Brazil's Bolsonaro rejects coronavirus vaccine from China

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Brazil's President Jair Bolsonaro listens during a presentation at the Planalto Presidential Palace in Brasilia, Brazil, Monday, Oct. 19, 2020. The Brazilian government announced the results of clinical tests with use of the drug Nitazoxanide for COVID-19 treatment. (AP Photo/Eraldo Peres)

SAO PAULO – Brazilian President Jair Bolsonaro on Wednesday rejected the announced purchase of 46 million doses of a potential vaccine against the coronavirus being developed by a Chinese company and tested in a state governed by a political rival, prompting some to question if he was allowing politics to steer public health decisions.

“The Brazilian people will not be anyone’s guinea pig,” Bolsonaro said on his social media channels, adding that the vaccine has not yet completed testing, which is the case with all potential vaccines for the virus. “My decision is to not purchase such a vaccine.”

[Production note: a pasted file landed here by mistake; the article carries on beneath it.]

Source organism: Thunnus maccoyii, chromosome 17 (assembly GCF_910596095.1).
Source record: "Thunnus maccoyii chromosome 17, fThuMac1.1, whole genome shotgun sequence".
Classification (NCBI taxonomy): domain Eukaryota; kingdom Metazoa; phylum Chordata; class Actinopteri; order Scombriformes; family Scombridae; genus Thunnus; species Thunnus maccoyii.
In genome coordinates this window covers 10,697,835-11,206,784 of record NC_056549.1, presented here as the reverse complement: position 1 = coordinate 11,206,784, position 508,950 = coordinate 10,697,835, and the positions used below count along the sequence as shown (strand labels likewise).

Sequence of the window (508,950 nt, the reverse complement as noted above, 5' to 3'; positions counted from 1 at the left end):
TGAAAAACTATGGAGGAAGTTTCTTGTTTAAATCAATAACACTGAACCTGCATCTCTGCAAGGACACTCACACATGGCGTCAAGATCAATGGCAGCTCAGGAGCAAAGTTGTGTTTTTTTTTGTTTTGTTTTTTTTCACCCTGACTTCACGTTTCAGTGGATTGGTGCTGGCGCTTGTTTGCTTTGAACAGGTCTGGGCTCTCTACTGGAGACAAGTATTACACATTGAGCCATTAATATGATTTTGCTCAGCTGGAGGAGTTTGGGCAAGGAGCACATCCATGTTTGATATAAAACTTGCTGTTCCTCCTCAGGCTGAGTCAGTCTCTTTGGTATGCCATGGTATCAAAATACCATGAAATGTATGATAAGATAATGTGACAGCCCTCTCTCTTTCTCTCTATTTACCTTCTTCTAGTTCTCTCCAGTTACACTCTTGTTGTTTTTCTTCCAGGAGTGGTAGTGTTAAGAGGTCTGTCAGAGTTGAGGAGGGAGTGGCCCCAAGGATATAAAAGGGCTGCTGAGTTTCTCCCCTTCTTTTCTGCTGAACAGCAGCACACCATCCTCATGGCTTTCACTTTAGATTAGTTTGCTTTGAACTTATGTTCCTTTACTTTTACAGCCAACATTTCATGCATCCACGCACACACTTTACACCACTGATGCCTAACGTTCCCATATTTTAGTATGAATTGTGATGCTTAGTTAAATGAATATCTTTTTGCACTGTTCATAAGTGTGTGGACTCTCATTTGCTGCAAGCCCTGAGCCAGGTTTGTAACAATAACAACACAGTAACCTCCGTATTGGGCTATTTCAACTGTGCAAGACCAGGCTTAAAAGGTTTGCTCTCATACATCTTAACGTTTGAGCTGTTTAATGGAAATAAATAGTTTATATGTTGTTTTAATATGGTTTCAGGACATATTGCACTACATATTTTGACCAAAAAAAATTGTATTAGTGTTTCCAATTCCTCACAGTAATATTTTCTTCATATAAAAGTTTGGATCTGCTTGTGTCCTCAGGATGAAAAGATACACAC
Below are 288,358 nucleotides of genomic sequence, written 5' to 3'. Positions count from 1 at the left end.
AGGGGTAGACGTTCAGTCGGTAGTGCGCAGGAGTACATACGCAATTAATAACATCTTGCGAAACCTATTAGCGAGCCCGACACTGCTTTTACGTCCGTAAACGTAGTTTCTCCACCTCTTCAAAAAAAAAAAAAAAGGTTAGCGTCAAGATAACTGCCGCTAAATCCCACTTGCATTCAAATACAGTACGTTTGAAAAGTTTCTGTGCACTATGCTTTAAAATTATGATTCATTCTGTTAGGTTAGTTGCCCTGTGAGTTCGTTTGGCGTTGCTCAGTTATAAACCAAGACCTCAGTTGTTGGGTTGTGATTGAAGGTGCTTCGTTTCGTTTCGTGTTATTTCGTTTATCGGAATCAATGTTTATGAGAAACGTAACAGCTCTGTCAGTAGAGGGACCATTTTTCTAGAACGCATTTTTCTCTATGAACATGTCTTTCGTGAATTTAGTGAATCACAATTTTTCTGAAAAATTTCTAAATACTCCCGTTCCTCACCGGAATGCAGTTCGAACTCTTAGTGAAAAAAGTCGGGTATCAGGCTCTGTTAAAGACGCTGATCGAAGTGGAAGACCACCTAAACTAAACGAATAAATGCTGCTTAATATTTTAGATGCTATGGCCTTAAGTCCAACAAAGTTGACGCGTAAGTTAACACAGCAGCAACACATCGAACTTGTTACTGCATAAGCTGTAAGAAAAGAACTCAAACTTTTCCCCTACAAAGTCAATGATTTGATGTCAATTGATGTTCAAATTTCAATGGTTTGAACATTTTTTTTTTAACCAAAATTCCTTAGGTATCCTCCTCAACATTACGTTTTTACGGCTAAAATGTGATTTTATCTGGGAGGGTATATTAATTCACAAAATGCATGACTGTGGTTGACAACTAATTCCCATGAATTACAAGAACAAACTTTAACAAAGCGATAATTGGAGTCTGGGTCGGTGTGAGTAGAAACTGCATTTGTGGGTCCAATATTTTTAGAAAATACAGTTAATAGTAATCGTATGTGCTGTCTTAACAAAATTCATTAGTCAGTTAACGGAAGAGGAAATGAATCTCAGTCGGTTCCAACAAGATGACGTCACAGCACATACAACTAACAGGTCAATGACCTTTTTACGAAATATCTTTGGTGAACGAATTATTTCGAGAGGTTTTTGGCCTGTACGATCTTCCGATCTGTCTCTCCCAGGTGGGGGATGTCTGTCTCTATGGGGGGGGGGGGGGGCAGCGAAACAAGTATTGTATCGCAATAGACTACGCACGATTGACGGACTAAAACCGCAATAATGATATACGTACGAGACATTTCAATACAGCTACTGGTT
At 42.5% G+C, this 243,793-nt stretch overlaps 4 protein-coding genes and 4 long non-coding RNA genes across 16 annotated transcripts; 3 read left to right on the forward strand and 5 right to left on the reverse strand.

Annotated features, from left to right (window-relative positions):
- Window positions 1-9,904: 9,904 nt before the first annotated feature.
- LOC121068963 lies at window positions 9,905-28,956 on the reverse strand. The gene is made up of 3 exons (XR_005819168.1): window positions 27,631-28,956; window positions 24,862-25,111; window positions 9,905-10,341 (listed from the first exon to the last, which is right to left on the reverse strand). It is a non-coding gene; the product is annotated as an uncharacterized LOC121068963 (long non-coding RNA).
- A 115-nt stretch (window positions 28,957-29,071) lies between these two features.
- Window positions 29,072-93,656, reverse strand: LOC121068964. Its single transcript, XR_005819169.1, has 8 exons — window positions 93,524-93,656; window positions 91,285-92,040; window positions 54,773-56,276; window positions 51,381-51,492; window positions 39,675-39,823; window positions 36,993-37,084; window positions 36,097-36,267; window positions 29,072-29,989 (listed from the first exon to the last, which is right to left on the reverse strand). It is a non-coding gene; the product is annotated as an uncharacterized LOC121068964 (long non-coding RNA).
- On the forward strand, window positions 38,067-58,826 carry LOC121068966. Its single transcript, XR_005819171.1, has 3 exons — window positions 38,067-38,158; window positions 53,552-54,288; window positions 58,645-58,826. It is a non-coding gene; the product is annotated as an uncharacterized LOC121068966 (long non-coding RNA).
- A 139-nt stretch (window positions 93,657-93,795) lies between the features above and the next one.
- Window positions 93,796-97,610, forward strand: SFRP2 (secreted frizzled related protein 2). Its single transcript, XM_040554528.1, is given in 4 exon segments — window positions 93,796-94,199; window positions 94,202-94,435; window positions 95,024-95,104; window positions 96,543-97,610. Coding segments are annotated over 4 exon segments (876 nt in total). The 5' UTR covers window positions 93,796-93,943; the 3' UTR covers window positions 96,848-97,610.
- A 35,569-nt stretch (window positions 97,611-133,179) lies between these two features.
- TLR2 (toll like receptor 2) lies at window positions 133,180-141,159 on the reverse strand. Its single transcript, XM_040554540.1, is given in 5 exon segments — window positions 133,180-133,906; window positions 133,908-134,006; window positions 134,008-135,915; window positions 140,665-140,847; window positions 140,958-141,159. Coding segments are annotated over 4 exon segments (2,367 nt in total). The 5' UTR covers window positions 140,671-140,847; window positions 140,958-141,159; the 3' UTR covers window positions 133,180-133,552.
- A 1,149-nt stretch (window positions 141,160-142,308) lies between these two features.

Health Minister Eduardo Pazuello had announced the purchase Tuesday in a meeting with Sao Paulo Gov. João Doria, a foe of Bolsonaro’s whose state is participating in the vaccine’s development through its Butantan Institute. The cost of the acquisition was estimated at 2 billion reais ($360 million).

“Butantan’s vaccine will be Brazil’s vaccine,” Pazuello said.

A Brazilian Health Ministry document issued Monday and shared by Sao Paulo’s government Wednesday confirmed that the ministry had put in writing its intention to buy the doses of the “Butantan Vaccine-Sinovac/Covid-19” for an estimated price of $10.30 each.

The document made explicit the purchase was contingent upon the health regulator's approval. Bolsonaro told journalists that protocol will be canceled.

Claudio Couto, a political science professor at Getulio Vargas Foundation, a university, felt the president's move had little to do with the virus and was more a way to hurt Doria, who is widely cited as a likely challenger to Bolsonaro's 2022 reelection bid.

“His concern is to be a strong candidate for reelection, and that often means giving trouble to his adversaries,” Couto said.